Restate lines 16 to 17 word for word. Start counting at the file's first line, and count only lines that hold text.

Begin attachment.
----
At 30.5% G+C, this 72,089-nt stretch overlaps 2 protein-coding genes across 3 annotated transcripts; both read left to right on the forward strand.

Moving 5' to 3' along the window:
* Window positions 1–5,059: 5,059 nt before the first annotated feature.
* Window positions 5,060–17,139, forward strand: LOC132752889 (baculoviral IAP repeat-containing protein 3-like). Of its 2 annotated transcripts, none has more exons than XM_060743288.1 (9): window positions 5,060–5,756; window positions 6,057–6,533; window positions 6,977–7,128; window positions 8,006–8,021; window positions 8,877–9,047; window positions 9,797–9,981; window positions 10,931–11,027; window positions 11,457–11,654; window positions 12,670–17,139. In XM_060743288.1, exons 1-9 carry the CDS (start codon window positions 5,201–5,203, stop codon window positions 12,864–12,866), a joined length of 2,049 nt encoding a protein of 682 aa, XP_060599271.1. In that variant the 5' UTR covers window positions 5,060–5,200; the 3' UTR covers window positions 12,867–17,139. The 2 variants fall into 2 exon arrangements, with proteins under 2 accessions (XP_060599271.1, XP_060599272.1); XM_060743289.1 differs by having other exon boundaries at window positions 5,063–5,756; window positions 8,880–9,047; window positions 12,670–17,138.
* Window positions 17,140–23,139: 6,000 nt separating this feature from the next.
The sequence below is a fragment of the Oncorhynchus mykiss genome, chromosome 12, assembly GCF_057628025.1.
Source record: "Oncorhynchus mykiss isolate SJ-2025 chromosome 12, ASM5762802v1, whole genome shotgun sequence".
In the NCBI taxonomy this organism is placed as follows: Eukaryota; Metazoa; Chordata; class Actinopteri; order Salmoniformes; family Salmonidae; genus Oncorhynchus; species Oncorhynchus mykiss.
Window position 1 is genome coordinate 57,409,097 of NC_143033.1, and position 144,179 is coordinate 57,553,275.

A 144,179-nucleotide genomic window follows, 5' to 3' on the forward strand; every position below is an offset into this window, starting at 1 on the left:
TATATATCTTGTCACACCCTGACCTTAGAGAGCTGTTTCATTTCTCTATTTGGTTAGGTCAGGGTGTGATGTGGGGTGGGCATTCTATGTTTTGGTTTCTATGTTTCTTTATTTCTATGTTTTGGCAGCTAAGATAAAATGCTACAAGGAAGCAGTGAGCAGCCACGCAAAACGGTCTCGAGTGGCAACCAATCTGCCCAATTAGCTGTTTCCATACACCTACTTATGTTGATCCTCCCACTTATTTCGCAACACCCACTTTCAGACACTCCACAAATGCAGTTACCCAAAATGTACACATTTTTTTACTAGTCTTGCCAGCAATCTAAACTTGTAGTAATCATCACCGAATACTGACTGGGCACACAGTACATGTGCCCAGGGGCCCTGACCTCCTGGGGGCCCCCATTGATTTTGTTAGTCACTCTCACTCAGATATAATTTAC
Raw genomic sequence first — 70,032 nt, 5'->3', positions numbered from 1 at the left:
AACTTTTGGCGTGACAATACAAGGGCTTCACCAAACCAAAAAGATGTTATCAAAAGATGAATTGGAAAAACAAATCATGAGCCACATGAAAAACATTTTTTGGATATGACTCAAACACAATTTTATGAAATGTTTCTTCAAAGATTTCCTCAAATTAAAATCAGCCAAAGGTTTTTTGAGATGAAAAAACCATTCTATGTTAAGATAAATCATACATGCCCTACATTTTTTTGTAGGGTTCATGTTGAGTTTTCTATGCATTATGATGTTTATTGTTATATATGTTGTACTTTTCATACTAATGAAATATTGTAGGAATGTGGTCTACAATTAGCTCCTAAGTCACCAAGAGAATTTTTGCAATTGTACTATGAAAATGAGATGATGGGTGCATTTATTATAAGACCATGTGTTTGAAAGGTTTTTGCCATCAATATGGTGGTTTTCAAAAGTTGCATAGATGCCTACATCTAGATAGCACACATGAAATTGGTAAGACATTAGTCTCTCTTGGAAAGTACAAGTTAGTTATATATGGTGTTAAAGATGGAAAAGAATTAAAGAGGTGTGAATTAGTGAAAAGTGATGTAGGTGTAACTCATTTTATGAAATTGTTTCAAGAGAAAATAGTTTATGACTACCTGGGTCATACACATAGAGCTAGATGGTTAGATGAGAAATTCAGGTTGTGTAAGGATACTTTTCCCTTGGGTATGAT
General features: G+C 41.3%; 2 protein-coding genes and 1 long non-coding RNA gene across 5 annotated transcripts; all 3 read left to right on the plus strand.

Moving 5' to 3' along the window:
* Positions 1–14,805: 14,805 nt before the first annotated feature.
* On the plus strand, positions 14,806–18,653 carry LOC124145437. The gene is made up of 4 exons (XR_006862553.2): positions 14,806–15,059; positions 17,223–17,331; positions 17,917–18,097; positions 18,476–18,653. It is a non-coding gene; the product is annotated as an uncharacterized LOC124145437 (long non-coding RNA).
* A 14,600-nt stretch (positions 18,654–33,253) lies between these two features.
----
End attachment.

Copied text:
* Positions 1–14,805: 14,805 nt before the first annotated feature.
* On the plus strand, positions 14,806–18,653 carry LOC124145437. The gene is made up of 4 exons (XR_006862553.2): positions 14,806–15,059; positions 17,223–17,331; positions 17,917–18,097; positions 18,476–18,653. It is a non-coding gene; the product is annotated as an uncharacterized LOC124145437 (long non-coding RNA).